The main difference between traditional loans and reverse mortgages is that with the latter, homeowners do not pay anything while they still live in the home. Instead, the lender provides a homeowner with a lump sum, installment payments, or a line of credit the homeowner can use. Although this sounds like a great arrangement for homeowners, reverse mortgages pose many risks. They can also result in a borrower losing the home they have worked for their entire life.

Triggering Events with Reverse Mortgages

Lenders promote reverse mortgages to homeowners by telling them they do not make any payments unless they move out of their homes or pass away. Still, many things can give the lender the right to foreclose, and these are known as triggering events. Triggering events can force homeowners to repay the entire amount of the loan, plus interest. If homeowners do not have the funds to cover this, which they often do not, the lender can foreclose on the property.

The death of the borrower is the most common triggering event. Most people understand that if they pass away, the entire loan becomes payable. The heirs can choose to keep the property by repaying the loan, often at a lower amount than what was originally borrowed. Heirs also have a right to sell the home and use the proceeds to repay the reverse mortgage. If the heirs do not like either of these options, they can allow the lender to foreclose and forfeit the property.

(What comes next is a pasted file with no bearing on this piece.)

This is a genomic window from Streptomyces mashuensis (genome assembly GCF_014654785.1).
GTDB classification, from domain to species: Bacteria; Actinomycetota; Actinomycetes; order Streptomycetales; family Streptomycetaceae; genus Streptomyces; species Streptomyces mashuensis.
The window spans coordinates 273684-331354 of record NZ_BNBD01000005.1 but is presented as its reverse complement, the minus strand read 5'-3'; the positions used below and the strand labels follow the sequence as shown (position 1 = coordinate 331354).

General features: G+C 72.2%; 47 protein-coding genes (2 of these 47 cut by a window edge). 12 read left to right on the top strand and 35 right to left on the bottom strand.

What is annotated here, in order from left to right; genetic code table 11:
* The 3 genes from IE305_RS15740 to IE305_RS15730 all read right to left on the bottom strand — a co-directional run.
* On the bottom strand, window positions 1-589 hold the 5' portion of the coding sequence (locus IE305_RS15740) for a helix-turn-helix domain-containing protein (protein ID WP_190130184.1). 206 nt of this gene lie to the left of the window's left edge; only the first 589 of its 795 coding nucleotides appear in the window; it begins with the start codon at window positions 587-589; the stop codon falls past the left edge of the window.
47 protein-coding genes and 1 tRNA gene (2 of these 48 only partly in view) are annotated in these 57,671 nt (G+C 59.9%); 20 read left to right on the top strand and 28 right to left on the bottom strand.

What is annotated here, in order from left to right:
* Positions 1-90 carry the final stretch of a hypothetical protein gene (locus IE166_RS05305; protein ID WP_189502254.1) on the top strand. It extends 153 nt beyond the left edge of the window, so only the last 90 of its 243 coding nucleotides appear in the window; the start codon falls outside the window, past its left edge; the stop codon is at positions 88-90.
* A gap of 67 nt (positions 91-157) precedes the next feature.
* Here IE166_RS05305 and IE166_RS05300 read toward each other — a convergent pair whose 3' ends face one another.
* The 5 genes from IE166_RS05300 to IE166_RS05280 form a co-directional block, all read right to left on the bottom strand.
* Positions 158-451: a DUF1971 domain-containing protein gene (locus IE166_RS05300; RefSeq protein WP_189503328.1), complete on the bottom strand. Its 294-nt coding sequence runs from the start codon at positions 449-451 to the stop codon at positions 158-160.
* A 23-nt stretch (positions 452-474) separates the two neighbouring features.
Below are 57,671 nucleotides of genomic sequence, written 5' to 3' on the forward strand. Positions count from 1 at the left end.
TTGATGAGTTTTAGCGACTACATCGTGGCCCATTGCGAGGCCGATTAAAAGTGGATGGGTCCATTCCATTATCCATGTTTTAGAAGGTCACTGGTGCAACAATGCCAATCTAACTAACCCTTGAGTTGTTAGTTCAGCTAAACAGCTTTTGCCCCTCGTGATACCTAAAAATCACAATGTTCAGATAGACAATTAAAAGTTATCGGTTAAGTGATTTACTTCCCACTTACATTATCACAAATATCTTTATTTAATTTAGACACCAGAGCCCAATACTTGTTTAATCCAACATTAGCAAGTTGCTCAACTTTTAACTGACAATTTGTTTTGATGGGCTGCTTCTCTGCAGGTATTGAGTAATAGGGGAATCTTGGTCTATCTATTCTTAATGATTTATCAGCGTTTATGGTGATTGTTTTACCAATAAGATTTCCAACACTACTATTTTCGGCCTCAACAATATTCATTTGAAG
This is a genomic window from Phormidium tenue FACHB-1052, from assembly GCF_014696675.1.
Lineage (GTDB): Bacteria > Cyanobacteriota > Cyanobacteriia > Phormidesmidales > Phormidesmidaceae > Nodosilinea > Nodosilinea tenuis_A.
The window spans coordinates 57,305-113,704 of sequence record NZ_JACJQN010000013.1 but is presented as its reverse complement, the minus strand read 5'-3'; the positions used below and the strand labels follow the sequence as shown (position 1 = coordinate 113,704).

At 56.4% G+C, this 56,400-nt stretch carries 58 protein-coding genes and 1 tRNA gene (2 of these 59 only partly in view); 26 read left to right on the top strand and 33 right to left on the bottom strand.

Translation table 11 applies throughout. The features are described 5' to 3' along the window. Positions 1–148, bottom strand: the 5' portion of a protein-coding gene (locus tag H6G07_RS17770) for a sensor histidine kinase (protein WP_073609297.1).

Another triggering event occurs when the home is sold or transferred. Selling or transferring the home can also trigger a reverse mortgage foreclosure.  If the borrower sells the home, even to a relative, the loan becomes payable in full. When a property is sold with a reverse mortgage on it, the escrow company usually pays off the loan with the proceeds from the sale.

If a homeowner does not use the home as their primary residence, that can also trigger a reverse mortgage foreclosure. If there are multiple borrowers in the home and only one leaves, it may not trigger a foreclosure. Reverse mortgages require borrowers to remain in the property. If a borrower wants to leave the property, they can sell it and use the proceeds to repay the reverse mortgage or agree to a deed-in-lieu of foreclosure. If none of these arrangements are made, the lender can proceed with foreclosure.